The movie theater for “My Big Fat Greek Wedding 2” is pretty packed. We’ve gotten there a full 15 minutes before the start time and just managed to eke out a spot in the front, pushing past spilled M&Ms and oversized bags of popcorn being passed row to row. The room is full of parents with sulky teenagers, kids running through the aisles or groups of old lady best friends on a night out. I’m home with my family for Easter weekend, and we brought my grandma.
I knew I was in for an interesting moviegoing experience when almost everyone in the auditorium clapped along to the chain theater’s catchy jingle. The crowd was uproarious, and at times I wondered if the film had laid a laugh track over its quintessential bits.
The original “My Big Fat Greek Wedding” was a universal family classic, so of course they’d produce a sequel to draw in the masses. Although it centers around the overbearing and colorful Greek culture in which the protagonist, Toula (Nia Vardalos, “My Life in Ruins”) attempts to build a life, the original film has appeal for anyone with aunts who are a little too loud, cousins who get a little too drunk and a family that holds onto tradition and loyalty a little too tightly.
The filmmakers have obviously had time to think about what made the first film successful, but the sequel uses these themes to run the movie into the ground. Immediately, about four different storylines begin unfolding, and the jokes that were unexpectedly weird and funny in the first film are stretched into oblivion. Toula’s daughter, Paris (Elena Kampouris, “Men, Women, and Children”), is looking at going to college far away and she feels silenced by her overbearing family. The grandparents, Maria (Lainie Kazan, “Pixels”) and Gus (Michael Constantine, “Sirota’s Court”), find out their marriage was unofficial and have to remarry in an elaborate ceremony. Cousin Angelo (Joey Fatone, “Rewrapped”) is apparently gay. The original movie’s couple is having trouble remembering the spark that brought them together in the first place, and at the same time their daughter is finding love in an unexpected Greek suitor. There’s so much going on that I could keep going, and I know I could map a direct line between what moment in the original inspired each of the sequel’s jokes. The quasi-romantic scenes are buried under the rapid-fire pacing of the film, and the sweet sentimentality of the original is lost in the overwrought and John Legend-soundtracked construction of the plot.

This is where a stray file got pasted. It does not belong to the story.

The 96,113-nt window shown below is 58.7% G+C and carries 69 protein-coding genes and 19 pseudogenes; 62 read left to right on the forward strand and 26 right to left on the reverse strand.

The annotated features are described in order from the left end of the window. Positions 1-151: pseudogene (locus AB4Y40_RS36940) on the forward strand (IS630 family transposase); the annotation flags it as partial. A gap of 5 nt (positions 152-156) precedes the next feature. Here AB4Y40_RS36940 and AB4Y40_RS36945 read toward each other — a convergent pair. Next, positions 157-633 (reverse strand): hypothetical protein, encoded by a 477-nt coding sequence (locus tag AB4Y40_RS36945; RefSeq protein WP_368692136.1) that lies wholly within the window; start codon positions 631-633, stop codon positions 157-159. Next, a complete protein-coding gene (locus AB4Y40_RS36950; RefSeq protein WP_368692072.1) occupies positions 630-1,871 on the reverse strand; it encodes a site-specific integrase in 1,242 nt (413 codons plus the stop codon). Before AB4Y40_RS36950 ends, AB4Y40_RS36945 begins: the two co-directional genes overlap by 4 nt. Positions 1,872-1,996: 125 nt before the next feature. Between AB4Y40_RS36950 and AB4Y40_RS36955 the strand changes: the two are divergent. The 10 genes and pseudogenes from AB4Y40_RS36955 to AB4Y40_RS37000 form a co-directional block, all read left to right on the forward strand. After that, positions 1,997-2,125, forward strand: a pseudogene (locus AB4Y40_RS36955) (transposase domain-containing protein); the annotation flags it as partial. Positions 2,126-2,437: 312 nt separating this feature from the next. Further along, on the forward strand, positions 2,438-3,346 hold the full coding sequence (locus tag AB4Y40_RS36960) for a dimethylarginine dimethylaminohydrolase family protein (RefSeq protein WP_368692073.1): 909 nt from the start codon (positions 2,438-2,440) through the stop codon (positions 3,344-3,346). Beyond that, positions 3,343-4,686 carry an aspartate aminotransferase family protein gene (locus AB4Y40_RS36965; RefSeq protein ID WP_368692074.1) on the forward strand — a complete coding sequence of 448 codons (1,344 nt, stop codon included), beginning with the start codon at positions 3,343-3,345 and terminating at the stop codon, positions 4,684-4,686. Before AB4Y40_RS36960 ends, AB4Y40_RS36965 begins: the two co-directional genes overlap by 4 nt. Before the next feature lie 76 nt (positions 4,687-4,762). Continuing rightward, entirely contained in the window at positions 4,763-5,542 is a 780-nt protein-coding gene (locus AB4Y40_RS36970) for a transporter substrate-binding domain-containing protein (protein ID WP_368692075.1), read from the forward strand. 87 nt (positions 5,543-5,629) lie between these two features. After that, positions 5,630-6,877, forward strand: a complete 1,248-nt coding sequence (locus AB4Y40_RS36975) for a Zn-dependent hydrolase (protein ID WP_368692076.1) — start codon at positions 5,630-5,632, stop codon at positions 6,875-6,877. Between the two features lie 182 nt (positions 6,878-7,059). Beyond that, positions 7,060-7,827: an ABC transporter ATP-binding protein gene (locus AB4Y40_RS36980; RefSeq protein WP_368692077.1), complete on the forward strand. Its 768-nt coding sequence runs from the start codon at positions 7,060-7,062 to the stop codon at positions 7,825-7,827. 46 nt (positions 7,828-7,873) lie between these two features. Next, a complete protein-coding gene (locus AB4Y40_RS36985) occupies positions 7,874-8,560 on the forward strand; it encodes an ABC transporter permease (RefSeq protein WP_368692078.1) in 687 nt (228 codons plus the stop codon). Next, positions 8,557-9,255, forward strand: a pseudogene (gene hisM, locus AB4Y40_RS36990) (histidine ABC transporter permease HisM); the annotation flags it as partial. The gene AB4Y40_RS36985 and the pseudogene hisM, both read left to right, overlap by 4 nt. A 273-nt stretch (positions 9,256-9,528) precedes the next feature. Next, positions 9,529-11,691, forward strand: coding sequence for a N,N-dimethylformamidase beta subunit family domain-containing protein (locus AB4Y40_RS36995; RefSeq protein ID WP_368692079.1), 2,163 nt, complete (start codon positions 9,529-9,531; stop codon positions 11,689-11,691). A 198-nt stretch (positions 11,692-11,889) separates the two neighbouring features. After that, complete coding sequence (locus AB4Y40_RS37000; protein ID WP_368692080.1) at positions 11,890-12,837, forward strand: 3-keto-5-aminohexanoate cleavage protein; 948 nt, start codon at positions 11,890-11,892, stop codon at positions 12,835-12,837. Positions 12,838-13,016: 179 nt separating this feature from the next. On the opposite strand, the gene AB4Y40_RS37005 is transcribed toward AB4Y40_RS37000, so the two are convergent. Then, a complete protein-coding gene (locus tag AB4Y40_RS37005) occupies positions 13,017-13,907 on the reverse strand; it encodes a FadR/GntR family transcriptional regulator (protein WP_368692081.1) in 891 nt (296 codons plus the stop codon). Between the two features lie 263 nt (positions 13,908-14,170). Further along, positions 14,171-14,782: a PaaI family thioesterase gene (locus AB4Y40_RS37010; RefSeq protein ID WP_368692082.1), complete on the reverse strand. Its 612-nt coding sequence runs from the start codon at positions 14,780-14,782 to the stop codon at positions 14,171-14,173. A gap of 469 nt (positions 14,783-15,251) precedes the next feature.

All of this somehow doesn’t mean watching it isn’t an enjoyable experience, though. It’s pretty infectious to be in a room of people nudging each other every few minutes and remarking on which member of their own family each line reminds them of. To my right, my grandma has to take her glasses off multiple times to wipe her eyes after laughing so hard. There’s a little old ethnic great-grandma character who, much like my own 106-year-old Nana, keeps popping out of the woodwork with pans of baklava. The hilarious Aunt Voula (Andrea Martin, “SCTV”) keeps sharing way too much about her various moles, rashes and out of this world afflictions. It’s a caricature portrait large enough to hold a detail that hits home for most watching, and so while the jumbled storyline and drawn out gags make it a somewhat unbearable watch, “My Big Fat Greek Wedding 2” at least provides a few good laughs and a somewhat amusing moviegoing experience.